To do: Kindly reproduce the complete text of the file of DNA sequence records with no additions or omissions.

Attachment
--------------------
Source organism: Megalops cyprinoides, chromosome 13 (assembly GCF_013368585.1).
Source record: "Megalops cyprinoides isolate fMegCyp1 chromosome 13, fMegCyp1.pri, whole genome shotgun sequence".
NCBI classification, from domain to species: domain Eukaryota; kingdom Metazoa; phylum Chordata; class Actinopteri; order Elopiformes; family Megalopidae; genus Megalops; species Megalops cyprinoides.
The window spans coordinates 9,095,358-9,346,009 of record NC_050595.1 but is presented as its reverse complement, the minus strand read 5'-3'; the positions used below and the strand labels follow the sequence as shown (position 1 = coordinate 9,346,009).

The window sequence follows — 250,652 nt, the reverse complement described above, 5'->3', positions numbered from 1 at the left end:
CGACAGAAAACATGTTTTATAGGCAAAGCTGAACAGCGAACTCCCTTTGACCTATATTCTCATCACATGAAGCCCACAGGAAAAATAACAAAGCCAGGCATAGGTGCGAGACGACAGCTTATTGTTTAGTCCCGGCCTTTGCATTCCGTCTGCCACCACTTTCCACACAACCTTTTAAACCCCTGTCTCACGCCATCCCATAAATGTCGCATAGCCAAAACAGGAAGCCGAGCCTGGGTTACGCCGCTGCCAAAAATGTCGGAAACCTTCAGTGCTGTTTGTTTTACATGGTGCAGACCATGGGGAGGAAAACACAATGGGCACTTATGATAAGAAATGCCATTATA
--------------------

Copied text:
Source organism: Megalops cyprinoides, chromosome 13 (assembly GCF_013368585.1).
Source record: "Megalops cyprinoides isolate fMegCyp1 chromosome 13, fMegCyp1.pri, whole genome shotgun sequence".
NCBI classification, from domain to species: domain Eukaryota; kingdom Metazoa; phylum Chordata; class Actinopteri; order Elopiformes; family Megalopidae; genus Megalops; species Megalops cyprinoides.
The window spans coordinates 9,095,358-9,346,009 of record NC_050595.1 but is presented as its reverse complement, the minus strand read 5'-3'; the positions used below and the strand labels follow the sequence as shown (position 1 = coordinate 9,346,009).

The window sequence follows — 250,652 nt, the reverse complement described above, 5'->3', positions numbered from 1 at the left end:
CGACAGAAAACATGTTTTATAGGCAAAGCTGAACAGCGAACTCCCTTTGACCTATATTCTCATCACATGAAGCCCACAGGAAAAATAACAAAGCCAGGCATAGGTGCGAGACGACAGCTTATTGTTTAGTCCCGGCCTTTGCATTCCGTCTGCCACCACTTTCCACACAACCTTTTAAACCCCTGTCTCACGCCATCCCATAAATGTCGCATAGCCAAAACAGGAAGCCGAGCCTGGGTTACGCCGCTGCCAAAAATGTCGGAAACCTTCAGTGCTGTTTGTTTTACATGGTGCAGACCATGGGGAGGAAAACACAATGGGCACTTATGATAAGAAATGCCATTATA